Neil's News

Fridge Letters

14 March 2007

How to create magnetic fridge letters from keyboards.

  1. The first step is to determine the relative frequency of each letter. Obviously one needs more E's than Z's. I went to The Quotations Page and collected 100 random quotes. Everything from Socrates to Oprah Winfrey. The resulting text was processed to obtain a histogram:
  2. The next step is to choose the scale of the operation. There are two possible constraints: How many letters do you want on your fridge? How many keyboards do you have at your disposal (otherwise known as the number of E's)? After a bit of thought I settled on 85 keys, which equates to 10 keyboards:
    Trying a few test phrases suggested that having only one B was consistently the limiting factor. So I added a second.
  3. With the paperwork complete, the next issue is to locate a source of keyboards. Unless one is seeking the ever-stylish rans0m note look, one wants identical keyboards. While skulking around with a coworker, I discovered Google's electronics dumpster. (Note to Googlers: it's in the basement of MTV-42 and you'll need an access badge to get out). All the keyboards one could wish for. A Swiss Army Knife pops the keys off nicely and one ends up with a pile of letters:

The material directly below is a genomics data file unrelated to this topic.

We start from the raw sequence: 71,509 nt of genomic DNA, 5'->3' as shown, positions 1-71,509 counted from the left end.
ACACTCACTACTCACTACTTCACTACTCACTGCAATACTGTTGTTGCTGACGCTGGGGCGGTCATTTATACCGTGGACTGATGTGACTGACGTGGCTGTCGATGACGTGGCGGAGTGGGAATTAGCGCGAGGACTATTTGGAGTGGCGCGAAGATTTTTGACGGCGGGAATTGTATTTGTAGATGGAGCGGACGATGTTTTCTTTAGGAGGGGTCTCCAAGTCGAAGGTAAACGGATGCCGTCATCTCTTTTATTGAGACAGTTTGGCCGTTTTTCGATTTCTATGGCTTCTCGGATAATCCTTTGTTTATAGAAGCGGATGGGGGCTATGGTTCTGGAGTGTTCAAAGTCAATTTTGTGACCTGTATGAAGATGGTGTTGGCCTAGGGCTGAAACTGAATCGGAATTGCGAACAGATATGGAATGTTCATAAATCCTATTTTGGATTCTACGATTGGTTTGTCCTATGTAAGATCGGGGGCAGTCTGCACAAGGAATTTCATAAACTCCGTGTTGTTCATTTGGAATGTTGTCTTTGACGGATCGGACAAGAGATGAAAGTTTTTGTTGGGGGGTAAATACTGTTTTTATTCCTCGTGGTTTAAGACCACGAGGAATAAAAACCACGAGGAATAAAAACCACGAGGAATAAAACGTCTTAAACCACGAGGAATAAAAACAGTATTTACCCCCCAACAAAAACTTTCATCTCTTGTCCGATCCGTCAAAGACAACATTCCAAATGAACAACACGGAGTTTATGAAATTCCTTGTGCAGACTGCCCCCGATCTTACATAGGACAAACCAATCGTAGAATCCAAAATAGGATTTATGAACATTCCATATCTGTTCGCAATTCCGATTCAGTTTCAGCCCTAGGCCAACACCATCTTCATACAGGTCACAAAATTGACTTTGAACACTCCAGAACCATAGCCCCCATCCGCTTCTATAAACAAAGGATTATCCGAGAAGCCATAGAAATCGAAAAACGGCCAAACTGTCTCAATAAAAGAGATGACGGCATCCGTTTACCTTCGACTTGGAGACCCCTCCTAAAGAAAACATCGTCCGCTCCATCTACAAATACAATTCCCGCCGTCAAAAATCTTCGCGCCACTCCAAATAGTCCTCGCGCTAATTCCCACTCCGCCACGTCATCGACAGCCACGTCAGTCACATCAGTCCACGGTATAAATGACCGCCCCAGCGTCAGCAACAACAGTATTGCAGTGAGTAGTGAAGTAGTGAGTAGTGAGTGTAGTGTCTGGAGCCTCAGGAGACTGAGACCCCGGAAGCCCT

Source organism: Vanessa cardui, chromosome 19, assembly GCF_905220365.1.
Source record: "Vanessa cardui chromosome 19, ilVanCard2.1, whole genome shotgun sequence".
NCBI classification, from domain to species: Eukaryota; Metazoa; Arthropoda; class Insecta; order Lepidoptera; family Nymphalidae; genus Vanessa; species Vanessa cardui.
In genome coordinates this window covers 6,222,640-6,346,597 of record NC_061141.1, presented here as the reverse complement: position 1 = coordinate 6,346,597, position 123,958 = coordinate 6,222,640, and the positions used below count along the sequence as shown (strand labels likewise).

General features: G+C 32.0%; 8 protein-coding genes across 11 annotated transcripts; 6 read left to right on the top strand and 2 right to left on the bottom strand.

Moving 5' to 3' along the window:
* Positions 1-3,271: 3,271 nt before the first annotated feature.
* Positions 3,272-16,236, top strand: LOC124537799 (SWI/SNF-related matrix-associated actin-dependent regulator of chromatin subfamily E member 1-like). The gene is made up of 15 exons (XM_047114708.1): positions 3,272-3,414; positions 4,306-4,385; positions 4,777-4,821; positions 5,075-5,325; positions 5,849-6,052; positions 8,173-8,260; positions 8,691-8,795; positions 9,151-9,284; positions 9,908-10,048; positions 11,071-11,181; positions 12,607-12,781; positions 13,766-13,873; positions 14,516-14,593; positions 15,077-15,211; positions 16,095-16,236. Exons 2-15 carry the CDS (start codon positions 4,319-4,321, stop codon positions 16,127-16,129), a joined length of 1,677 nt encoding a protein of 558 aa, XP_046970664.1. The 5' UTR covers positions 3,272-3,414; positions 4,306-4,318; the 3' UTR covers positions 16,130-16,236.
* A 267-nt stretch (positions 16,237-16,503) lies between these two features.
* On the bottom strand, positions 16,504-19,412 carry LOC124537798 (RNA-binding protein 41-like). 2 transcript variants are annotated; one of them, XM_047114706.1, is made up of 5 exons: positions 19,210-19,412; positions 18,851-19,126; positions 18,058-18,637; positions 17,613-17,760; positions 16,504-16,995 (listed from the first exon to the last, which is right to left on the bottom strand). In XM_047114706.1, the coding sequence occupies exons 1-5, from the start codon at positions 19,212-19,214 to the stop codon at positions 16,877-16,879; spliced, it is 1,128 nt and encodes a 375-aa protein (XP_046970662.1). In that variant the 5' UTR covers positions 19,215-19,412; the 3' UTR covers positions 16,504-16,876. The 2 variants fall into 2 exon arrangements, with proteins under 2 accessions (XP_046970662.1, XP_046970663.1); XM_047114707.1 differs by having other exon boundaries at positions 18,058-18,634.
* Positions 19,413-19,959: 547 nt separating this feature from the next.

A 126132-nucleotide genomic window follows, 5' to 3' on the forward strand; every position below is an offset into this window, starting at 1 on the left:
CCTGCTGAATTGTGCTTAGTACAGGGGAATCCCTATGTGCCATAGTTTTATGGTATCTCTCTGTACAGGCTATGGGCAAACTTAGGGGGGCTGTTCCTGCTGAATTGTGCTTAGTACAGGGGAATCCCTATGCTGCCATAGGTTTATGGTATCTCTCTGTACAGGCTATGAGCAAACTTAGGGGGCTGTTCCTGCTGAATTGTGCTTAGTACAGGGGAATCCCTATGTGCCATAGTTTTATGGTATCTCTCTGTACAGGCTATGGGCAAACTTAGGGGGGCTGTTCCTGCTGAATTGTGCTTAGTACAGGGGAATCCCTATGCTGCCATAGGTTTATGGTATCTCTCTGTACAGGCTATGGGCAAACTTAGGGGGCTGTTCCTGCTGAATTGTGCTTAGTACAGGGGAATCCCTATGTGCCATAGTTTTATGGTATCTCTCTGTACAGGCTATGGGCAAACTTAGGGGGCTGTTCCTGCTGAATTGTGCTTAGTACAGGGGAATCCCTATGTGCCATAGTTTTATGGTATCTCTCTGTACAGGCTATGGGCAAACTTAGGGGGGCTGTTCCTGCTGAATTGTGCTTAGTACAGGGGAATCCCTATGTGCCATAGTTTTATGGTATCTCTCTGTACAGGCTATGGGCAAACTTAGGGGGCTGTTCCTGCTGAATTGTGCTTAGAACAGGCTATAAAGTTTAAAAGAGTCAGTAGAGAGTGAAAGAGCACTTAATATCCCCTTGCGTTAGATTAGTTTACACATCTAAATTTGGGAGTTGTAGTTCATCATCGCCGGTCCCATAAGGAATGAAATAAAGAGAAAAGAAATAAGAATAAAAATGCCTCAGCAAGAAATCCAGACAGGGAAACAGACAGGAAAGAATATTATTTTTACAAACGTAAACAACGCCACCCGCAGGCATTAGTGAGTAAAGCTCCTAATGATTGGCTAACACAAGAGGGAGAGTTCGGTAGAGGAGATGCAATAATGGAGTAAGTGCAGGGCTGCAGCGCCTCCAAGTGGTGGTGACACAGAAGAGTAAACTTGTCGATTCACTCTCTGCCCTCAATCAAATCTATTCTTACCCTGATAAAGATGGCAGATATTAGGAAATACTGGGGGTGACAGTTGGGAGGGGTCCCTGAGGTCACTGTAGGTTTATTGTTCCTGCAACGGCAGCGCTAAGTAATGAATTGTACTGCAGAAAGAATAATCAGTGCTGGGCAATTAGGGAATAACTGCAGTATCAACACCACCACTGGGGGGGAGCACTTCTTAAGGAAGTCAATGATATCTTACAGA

[Photo of a pile of keyboard letters]
  4. Backing magnets are easy to find. Look for places which sell flexible magnetic sheets designed for use as bumper stickers. I got 0.3 square meters of the stuff for $6.50 on eBay (most of which was shipping). Alternatively, grab a magnetic bumper sticker that's no longer needed.
    [Kerry & Edwards sticker]
  5. The final step is to cut the stem off of a key, cut a magnetic square to match and glue the two together. Times eighty-six.
    [Ceci n'est pas un message]

Not sure what a histogram is, but too afraid to ask? This is a histogram.

Update: A new version of the table sorter is now available. It is now object-oriented, extensible, better documented, and generally benefits from the programming practices I've picked up in the past three months. And we all know what a random, care-free, shotgun-debugging hacker I was before...

Update: Awwww, Microsoft's Steve Ballmer called my work "cute". How sweet of him. I think Steve is cute too.

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